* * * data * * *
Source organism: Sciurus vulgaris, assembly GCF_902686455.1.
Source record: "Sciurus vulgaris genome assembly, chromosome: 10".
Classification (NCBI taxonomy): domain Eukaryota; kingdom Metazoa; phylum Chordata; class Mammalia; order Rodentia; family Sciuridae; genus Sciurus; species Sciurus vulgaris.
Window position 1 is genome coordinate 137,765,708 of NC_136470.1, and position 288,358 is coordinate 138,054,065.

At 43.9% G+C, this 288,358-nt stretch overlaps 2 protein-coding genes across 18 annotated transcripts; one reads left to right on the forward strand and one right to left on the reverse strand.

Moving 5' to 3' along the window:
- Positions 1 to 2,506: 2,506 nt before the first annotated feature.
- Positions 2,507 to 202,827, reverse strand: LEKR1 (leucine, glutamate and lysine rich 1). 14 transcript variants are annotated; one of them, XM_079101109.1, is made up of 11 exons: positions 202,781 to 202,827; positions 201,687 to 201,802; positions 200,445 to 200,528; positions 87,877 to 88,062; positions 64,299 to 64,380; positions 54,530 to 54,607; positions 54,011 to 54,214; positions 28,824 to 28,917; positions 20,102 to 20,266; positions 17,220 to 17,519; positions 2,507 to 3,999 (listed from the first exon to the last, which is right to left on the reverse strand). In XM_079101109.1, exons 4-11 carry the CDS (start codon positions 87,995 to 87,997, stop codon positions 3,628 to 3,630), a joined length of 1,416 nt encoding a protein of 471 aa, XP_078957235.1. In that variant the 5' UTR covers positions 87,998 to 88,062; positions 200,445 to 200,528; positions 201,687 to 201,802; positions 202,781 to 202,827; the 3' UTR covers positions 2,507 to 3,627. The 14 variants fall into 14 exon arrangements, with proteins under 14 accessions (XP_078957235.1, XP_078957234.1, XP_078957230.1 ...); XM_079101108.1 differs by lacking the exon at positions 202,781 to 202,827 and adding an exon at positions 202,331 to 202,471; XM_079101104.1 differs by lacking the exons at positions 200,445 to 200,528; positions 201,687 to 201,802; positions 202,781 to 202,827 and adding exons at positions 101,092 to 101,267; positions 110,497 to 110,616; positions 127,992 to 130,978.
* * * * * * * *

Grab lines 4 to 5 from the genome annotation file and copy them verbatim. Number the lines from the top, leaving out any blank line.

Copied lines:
Window position 1 is genome coordinate 137,765,708 of NC_136470.1, and position 288,358 is coordinate 138,054,065.

At 43.9% G+C, this 288,358-nt stretch overlaps 2 protein-coding genes across 18 annotated transcripts; one reads left to right on the forward strand and one right to left on the reverse strand.